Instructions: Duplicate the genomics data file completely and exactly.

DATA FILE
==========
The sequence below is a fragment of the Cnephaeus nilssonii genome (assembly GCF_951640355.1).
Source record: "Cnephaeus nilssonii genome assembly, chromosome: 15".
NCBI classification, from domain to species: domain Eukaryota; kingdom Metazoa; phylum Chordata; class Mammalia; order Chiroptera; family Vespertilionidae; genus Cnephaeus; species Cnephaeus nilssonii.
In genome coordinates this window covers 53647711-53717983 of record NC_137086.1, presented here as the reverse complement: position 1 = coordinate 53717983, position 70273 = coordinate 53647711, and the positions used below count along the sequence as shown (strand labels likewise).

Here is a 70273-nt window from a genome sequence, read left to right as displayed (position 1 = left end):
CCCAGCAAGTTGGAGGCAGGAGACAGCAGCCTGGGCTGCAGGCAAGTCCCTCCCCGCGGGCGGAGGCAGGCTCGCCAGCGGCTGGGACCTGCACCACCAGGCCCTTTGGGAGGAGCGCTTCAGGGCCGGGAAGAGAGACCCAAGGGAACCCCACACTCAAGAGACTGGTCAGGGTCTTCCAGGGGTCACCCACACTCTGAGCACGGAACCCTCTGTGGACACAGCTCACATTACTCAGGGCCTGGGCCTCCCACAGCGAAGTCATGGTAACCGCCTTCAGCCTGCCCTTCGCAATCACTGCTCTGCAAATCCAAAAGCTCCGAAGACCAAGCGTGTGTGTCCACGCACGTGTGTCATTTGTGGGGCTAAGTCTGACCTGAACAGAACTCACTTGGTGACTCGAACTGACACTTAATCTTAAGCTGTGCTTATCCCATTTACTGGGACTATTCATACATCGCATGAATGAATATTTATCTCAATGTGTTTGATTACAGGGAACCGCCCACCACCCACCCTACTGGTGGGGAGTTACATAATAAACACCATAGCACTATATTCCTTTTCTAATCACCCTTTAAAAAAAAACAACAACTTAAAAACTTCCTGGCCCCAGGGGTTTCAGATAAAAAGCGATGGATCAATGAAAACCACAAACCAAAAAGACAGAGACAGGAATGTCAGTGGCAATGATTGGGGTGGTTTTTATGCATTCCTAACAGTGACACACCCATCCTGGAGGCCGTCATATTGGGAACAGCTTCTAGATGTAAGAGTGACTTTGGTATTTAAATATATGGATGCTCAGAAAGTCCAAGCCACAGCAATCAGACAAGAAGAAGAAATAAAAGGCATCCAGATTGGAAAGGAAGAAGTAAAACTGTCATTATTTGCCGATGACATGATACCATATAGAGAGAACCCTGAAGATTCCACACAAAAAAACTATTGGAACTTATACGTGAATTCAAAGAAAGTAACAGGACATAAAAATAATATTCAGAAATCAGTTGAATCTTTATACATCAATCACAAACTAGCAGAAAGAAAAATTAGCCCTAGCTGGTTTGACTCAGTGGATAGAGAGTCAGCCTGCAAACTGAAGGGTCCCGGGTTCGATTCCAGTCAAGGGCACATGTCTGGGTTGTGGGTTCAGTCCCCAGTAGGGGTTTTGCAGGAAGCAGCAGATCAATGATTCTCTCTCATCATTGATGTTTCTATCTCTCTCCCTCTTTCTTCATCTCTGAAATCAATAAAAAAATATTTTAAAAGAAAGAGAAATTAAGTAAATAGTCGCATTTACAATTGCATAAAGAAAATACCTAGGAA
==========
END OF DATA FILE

The sequence below is a fragment of the Cnephaeus nilssonii genome (assembly GCF_951640355.1).
Source record: "Cnephaeus nilssonii genome assembly, chromosome: 15".
NCBI classification, from domain to species: domain Eukaryota; kingdom Metazoa; phylum Chordata; class Mammalia; order Chiroptera; family Vespertilionidae; genus Cnephaeus; species Cnephaeus nilssonii.
In genome coordinates this window covers 53647711-53717983 of record NC_137086.1, presented here as the reverse complement: position 1 = coordinate 53717983, position 70273 = coordinate 53647711, and the positions used below count along the sequence as shown (strand labels likewise).

Here is a 70273-nt window from a genome sequence, read left to right as displayed (position 1 = left end):
CCCAGCAAGTTGGAGGCAGGAGACAGCAGCCTGGGCTGCAGGCAAGTCCCTCCCCGCGGGCGGAGGCAGGCTCGCCAGCGGCTGGGACCTGCACCACCAGGCCCTTTGGGAGGAGCGCTTCAGGGCCGGGAAGAGAGACCCAAGGGAACCCCACACTCAAGAGACTGGTCAGGGTCTTCCAGGGGTCACCCACACTCTGAGCACGGAACCCTCTGTGGACACAGCTCACATTACTCAGGGCCTGGGCCTCCCACAGCGAAGTCATGGTAACCGCCTTCAGCCTGCCCTTCGCAATCACTGCTCTGCAAATCCAAAAGCTCCGAAGACCAAGCGTGTGTGTCCACGCACGTGTGTCATTTGTGGGGCTAAGTCTGACCTGAACAGAACTCACTTGGTGACTCGAACTGACACTTAATCTTAAGCTGTGCTTATCCCATTTACTGGGACTATTCATACATCGCATGAATGAATATTTATCTCAATGTGTTTGATTACAGGGAACCGCCCACCACCCACCCTACTGGTGGGGAGTTACATAATAAACACCATAGCACTATATTCCTTTTCTAATCACCCTTTAAAAAAAAACAACAACTTAAAAACTTCCTGGCCCCAGGGGTTTCAGATAAAAAGCGATGGATCAATGAAAACCACAAACCAAAAAGACAGAGACAGGAATGTCAGTGGCAATGATTGGGGTGGTTTTTATGCATTCCTAACAGTGACACACCCATCCTGGAGGCCGTCATATTGGGAACAGCTTCTAGATGTAAGAGTGACTTTGGTATTTAAATATATGGATGCTCAGAAAGTCCAAGCCACAGCAATCAGACAAGAAGAAGAAATAAAAGGCATCCAGATTGGAAAGGAAGAAGTAAAACTGTCATTATTTGCCGATGACATGATACCATATAGAGAGAACCCTGAAGATTCCACACAAAAAAACTATTGGAACTTATACGTGAATTCAAAGAAAGTAACAGGACATAAAAATAATATTCAGAAATCAGTTGAATCTTTATACATCAATCACAAACTAGCAGAAAGAAAAATTAGCCCTAGCTGGTTTGACTCAGTGGATAGAGAGTCAGCCTGCAAACTGAAGGGTCCCGGGTTCGATTCCAGTCAAGGGCACATGTCTGGGTTGTGGGTTCAGTCCCCAGTAGGGGTTTTGCAGGAAGCAGCAGATCAATGATTCTCTCTCATCATTGATGTTTCTATCTCTCTCCCTCTTTCTTCATCTCTGAAATCAATAAAAAAATATTTTAAAAGAAAGAGAAATTAAGTAAATAGTCGCATTTACAATTGCATAAAGAAAATACCTAGGAA